Officials said Minister of State for Mines, T Subbarami Reddy has asked the apex Geological Survey of India to explore additional reserves of gold and diamonds in states of Andhra, Karnataka, Madhya Pradesh, West Bengal, Rajasthan, Bihar and Chattisgarh.
Reddy's instructions come in the wake of plans that India is chalking to reduce the country's dependence on imported bullion, particularly when estimated reserves are expected in the identified states.
Officials said the ministry has given a minimum time limit of 3 years to GSI.
Currently, India is estimated to have 14,000 of gold and diamond reserves, which Reddy said should be accelerated by 20,000 tonnes in next 3 years.
The mines ministry has also allopwed the public sector company Hindustan Copper Ltd to diversify into gold and diamond minings in collaboration with leading foreign companies through setting up of joint ventures with equal equity stake.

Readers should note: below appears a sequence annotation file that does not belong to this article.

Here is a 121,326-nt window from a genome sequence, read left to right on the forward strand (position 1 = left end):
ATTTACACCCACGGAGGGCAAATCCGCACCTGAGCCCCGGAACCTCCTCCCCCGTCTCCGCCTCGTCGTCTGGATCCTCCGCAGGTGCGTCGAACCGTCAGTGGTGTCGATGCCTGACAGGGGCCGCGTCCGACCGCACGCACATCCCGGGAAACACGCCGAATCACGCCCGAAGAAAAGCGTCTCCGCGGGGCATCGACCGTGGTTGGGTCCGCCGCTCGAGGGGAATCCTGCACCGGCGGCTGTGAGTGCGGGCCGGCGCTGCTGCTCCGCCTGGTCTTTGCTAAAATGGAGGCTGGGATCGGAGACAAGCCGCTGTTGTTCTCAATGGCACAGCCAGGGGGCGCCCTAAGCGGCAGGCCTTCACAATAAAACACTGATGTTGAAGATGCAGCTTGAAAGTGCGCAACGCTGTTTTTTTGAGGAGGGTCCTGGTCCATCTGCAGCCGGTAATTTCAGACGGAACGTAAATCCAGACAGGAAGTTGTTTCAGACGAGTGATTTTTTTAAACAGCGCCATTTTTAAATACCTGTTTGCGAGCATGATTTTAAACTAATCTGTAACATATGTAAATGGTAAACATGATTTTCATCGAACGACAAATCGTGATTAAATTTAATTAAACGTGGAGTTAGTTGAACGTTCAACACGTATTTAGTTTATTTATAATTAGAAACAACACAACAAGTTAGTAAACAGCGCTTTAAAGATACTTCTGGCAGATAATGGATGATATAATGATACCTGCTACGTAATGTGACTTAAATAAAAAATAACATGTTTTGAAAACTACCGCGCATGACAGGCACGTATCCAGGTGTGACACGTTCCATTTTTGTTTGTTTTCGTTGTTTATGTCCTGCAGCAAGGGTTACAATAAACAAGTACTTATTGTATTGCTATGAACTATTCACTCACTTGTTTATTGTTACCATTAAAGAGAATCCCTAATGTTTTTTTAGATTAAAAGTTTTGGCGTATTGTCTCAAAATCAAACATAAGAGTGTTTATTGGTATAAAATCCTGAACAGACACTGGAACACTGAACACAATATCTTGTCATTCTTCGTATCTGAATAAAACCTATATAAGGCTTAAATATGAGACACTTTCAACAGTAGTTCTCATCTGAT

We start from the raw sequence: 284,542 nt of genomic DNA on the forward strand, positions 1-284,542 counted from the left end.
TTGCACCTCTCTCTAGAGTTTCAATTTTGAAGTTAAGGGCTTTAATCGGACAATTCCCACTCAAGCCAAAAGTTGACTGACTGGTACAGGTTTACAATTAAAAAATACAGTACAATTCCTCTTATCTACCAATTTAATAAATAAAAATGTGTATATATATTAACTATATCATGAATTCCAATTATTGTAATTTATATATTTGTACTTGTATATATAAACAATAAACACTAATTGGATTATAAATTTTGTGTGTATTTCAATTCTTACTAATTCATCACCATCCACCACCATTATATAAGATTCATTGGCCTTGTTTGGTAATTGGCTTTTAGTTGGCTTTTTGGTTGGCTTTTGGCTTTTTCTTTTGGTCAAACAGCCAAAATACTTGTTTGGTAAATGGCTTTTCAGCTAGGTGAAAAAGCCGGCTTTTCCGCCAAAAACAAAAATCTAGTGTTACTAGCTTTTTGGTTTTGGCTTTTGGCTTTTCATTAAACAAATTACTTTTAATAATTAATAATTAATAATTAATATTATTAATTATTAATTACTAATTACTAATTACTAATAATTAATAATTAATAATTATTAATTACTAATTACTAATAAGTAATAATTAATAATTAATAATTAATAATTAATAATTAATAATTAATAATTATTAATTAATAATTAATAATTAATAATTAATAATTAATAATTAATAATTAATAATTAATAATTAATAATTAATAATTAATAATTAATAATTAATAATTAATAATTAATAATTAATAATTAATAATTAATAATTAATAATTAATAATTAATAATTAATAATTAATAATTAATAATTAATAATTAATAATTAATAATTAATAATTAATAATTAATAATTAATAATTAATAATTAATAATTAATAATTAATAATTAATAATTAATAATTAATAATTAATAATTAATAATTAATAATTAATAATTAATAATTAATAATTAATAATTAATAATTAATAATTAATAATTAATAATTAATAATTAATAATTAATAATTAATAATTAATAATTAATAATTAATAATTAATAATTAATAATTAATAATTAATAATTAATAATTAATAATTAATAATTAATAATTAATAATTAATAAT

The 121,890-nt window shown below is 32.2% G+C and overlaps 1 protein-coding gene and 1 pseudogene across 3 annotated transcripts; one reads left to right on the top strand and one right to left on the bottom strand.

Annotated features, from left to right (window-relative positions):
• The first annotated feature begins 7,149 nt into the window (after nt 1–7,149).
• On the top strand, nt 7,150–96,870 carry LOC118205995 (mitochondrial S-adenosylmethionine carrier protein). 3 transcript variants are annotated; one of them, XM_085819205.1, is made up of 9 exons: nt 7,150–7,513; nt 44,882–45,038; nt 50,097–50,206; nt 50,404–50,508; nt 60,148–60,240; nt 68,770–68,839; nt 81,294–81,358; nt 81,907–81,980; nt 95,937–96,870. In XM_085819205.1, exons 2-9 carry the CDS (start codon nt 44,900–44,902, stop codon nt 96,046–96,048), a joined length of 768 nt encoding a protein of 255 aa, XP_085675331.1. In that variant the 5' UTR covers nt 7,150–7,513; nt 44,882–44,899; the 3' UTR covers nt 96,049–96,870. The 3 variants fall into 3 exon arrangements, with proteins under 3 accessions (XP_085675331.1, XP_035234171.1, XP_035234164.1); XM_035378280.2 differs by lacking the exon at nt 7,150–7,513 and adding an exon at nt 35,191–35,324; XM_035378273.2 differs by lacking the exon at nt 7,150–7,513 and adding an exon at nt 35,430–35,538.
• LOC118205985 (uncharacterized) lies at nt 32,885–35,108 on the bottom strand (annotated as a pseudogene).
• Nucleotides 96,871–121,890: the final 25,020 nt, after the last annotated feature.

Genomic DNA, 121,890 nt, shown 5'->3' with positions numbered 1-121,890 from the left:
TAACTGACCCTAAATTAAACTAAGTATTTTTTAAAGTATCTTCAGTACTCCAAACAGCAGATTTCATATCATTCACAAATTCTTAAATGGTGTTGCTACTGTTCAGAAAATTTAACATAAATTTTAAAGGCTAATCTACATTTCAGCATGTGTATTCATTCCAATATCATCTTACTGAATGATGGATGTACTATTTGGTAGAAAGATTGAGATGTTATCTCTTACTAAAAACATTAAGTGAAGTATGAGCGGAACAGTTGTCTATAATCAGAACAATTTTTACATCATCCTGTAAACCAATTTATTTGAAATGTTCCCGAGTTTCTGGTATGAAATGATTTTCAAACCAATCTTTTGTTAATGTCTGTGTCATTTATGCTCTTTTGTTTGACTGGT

The overseas firms that are in talks with government for gold and mining exploration include Indogold, Anglo-American Gold Mining, Monarach Gold Mining, De Beers India Ltd., ACC Rio Tinto Exploration Ltd. and BHP Minerals.
Abundant gold reserves are found in India and that is why these companies are being roped in so that minimum 20,000 tonnes of gold and diamond is explored by 2010.
The Indian government is taking all initiatives to channelise efforts in unearthing high value minerals like gold and diamonds. Despite abundant reserves of gold and other minerals, India imports Rs.65000 crore (Rs 650 billion) of gold per annum as against Rs.75000 crore (Rs 750 billion) of diamond imports.
India currently produces hardly 0.4% of its gold consumption despite having 9% of global gold reserves under the country's land mass. Though private entrepreneurs have come forward for reconnaissance, hardly less than 1% of them have come up to mining stage. This is mainly for want of latest technology, high risk capital etc.
Analysts have predicted that the demand for gold was likely to rise further. The trend analysis indicates a consumption of 980 tonnes by 2010 and 1152 tonnes by 2015 from the current demand of 800 tonnes annually.